• Reducing Your Risk of Chlamydia

    You can help prevent chlamydial STIs by:
    • Abstaining from sex.
    • Having a mutually monogamous, lifelong relationship.
    You can reduce your risk of acquiring STIs or developing their long-term consequences by taking the following measures:
    • Always use a latex condom throughout sexual activity. Follow directions for proper use.
    • Get checked regularly for sexually transmitted infections, especially if you are under the age of 25 or have more than one sexual partner.
    • Get immunization for preventable sexually transmitted infections. There is not yet a vaccine for chlamydia.
    If you already have chlamydia, you can prevent its transmission by:
    • Making sure that all sexual partners are tested and treated.
    • Refraining from sexual activity until at least 7 days after your infection is treated
    You can reduce your risk of getting infected again by helping your partner to get tested and treated.
    Other forms of chlamydia may be prevented by avoiding close contact with birds in endemic areas. Regular prenatal check-ups, including testing for STIs, is also important. Every newborn is routinely treated to prevent neonatal infection from either chlamydia or gonorrhea .


    Centers for Disease Control and Prevention. Sexually Transmitted Diseases Treatment Guidelines, 2010. MMWR 2010;59(No. RR-12):1-110.

    Chlamydia fact sheet. Centers for Disease Control and Prevention website. Available at: http://www.cdc.gov/std/chlamydia/STDFact-Chlamydia.htm . Updated Feburaray 8, 2012. Accessed October 6, 2012.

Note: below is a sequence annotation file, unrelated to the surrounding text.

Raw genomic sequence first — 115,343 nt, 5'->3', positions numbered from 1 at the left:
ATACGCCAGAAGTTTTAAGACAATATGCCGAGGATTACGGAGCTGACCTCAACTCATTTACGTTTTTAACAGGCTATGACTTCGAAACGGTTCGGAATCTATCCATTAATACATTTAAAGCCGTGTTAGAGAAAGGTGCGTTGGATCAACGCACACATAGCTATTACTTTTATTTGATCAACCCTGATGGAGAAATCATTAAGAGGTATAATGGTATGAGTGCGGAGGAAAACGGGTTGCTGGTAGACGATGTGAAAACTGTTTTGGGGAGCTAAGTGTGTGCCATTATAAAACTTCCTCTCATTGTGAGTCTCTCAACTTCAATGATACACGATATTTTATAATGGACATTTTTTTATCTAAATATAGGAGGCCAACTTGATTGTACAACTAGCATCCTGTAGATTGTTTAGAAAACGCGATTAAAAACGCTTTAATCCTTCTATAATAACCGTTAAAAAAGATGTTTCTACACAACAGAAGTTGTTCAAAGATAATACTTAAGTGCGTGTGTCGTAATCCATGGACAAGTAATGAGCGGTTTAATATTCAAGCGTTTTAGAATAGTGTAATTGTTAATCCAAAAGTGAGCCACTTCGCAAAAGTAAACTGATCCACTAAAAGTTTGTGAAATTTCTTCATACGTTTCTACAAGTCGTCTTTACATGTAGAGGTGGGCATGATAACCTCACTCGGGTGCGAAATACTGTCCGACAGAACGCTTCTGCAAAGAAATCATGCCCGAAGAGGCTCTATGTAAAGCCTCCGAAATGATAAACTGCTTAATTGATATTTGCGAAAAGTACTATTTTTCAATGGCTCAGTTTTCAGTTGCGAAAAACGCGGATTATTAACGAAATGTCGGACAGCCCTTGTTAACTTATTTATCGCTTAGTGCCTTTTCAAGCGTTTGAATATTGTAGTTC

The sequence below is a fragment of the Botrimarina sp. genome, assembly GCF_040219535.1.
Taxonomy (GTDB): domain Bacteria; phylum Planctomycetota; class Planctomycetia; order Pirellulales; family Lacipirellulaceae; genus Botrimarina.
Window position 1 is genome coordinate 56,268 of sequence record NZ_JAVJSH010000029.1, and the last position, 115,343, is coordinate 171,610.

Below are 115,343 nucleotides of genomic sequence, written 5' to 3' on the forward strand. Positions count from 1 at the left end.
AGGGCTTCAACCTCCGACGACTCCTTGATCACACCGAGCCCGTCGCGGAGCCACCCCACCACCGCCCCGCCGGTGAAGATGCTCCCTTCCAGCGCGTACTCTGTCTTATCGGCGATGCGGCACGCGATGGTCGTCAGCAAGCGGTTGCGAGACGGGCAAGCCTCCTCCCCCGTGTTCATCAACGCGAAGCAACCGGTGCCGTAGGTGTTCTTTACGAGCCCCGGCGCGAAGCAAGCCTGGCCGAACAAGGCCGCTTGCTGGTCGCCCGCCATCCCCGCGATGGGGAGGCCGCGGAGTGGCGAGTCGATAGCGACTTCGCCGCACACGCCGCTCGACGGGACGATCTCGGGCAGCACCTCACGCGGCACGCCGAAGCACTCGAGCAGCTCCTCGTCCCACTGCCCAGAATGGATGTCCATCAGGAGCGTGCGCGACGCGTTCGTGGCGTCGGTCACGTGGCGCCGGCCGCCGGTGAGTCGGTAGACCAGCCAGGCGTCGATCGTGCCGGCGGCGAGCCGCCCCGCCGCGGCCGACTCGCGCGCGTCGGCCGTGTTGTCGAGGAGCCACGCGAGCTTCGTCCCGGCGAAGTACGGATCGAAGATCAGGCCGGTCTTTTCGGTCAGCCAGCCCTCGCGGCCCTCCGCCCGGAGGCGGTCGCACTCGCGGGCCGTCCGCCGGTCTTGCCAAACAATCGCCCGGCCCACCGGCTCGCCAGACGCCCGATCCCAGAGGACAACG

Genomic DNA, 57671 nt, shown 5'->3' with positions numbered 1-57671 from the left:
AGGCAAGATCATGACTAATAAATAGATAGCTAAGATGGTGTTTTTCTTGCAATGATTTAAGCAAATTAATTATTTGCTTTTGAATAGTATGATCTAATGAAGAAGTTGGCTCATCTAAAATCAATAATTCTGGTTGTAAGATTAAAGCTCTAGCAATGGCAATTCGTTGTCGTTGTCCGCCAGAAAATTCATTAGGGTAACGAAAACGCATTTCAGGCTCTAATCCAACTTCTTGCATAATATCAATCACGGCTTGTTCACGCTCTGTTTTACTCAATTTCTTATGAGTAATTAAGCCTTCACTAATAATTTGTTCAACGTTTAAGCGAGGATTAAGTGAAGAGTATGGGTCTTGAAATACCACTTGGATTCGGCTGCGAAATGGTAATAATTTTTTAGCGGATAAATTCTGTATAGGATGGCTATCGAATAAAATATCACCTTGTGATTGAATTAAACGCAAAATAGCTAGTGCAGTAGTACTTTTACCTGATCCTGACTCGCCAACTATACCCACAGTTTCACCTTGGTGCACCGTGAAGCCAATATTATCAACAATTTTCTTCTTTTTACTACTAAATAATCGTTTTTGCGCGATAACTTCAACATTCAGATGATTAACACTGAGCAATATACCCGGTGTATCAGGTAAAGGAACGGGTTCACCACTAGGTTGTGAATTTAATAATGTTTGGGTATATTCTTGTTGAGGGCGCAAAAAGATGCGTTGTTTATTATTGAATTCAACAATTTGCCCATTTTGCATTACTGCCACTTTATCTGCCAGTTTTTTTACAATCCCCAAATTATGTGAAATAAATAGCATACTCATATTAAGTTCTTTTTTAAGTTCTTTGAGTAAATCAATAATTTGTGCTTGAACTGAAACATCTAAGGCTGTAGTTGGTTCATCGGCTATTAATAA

Chlamydia genital infection. EBSCO DynaMed website. Available at: http://www.ebscohost.com/dynamed/what.php . Updated September 7, 2012. Accessed October 6, 2012.

    Chlamydia. National Institute of Allergy and Infectious Diseases website. Available at: http://www.niaid.nih.gov/topics/chlamydia/understanding/Pages/cause.aspx . Updated August 20, 2010. Accessed October 6, 2012.

    Chlamydia. National Women's Health Organization website. Available at: http://www.womenshealth.gov/publications/our-publications/fact-sheet/chlamydia.cfm . Updated July 8, 2011. Accessed October 6, 2012.

    Golden MR, Whittington WL, Handsfield HH, et al. Effect of expedited treatment of sex partners on recurrent or persistent gonorrhea or chlamydial infection. N Engl J Med. 2005;352:676-685.

    2/15/2007 DynaMed's Systematic Literature Surveillance DynaMed's Systematic Literature Surveillance : Trelle S, Shang A, Nartey L, Cassell JA, Low N. Improved effectiveness of partner notification for patients with sexually transmitted infections: systematic review. BMJ . 2007 Jan 19. [Epub ahead of print].

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